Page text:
Academic commentary website The Conversation performs a useful public service by fact-checking claims made by panellists on the ABC’s QandA program. In June of last year, Aboriginal academic Marcia Langton stated that Aboriginal women experienced far higher rates of domestic and family violence than the broader population of Australian women. The Conversation dutifully checked this claim and found it to be correct, noting that while accurate statistics are hard to come by, there was some evidence to support Langton’s claim that Aboriginal women suffer violence at somewhere between 34- to a staggering 80-times the national figures.
The Conversation fact-checkers went on to tackle the question of ‘Why are Indigenous women more likely to experience domestic and family violence?’ Readers are invited to guess the missing c-word in the explanation provided:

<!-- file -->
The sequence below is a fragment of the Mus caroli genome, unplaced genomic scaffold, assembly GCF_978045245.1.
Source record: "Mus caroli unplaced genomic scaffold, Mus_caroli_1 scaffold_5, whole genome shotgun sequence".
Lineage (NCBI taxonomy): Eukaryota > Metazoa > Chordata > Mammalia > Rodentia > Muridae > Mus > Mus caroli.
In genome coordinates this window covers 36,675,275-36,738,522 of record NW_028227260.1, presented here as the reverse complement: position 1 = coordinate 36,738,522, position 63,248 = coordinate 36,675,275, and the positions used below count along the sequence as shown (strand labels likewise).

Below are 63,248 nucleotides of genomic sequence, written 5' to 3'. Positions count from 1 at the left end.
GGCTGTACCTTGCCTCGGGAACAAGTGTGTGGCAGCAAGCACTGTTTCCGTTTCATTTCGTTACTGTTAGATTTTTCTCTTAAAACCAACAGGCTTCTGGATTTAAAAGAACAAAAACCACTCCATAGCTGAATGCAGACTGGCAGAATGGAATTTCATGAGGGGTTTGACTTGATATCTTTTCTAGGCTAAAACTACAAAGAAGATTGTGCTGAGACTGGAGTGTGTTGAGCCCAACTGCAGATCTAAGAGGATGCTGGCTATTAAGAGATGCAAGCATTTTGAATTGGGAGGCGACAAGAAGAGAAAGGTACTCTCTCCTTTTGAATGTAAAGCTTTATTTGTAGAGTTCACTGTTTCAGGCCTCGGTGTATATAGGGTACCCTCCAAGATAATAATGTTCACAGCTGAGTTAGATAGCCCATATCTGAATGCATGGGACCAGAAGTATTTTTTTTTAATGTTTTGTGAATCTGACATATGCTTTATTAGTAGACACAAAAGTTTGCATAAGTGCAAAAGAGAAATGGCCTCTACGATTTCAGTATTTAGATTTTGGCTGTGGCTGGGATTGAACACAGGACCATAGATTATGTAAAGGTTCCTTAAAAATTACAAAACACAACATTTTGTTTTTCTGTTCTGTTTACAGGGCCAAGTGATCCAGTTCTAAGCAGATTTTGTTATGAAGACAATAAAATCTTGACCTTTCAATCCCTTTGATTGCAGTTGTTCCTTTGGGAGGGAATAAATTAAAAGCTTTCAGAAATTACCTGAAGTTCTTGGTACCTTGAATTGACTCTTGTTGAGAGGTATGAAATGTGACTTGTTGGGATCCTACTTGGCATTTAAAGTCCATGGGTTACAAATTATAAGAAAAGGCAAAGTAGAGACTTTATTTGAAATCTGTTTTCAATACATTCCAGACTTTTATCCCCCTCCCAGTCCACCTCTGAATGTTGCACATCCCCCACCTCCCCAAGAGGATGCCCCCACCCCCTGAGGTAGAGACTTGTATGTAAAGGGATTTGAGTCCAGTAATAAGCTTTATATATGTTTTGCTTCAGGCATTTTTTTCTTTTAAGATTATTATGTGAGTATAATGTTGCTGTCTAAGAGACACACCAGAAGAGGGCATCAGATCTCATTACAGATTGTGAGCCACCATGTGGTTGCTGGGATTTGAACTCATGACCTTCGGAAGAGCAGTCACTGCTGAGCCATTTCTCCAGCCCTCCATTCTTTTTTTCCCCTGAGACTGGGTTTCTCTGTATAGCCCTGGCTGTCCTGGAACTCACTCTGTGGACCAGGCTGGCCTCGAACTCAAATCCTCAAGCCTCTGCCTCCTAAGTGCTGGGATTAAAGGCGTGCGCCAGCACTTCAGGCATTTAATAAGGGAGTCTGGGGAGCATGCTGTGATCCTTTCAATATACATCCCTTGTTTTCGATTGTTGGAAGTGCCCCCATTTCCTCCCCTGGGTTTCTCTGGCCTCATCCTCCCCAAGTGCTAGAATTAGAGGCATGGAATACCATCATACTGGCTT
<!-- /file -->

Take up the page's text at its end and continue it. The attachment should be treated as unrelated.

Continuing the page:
There are various explanations as to why rates of domestic and family violence are more prevalent in Indigenous communities. Many accept that the impact of colonisation, ongoing trauma from the displacement of Indigenous people from their traditional lands and kinship groups, the removal of children from their families, and the ongoing negative relationship between Indigenous people and the criminal justice system have all contributed to heightened levels of violence.
For others, the low expectations that mainstream society has for Indigenous Australians, the high rates of unemployment and poverty, and substance misuse are more likely explanations.
As is often the case, this grab-bag of explanations for Aboriginal violence politely omits any mention of culture. As an aside, it also confuses contributing factors with outcomes: Perpetrators of violence end up in a ‘negative relationship’ with the justice system, and rightly so; to present the consequences of crime as a causal factor in crime is disingenuous, to say the least. Children exposed to endemic and entrenched violence should be removed to a safer environment; it is disturbing that child protection measures are included in this laundry list of factors to explain the violent behaviour of adults.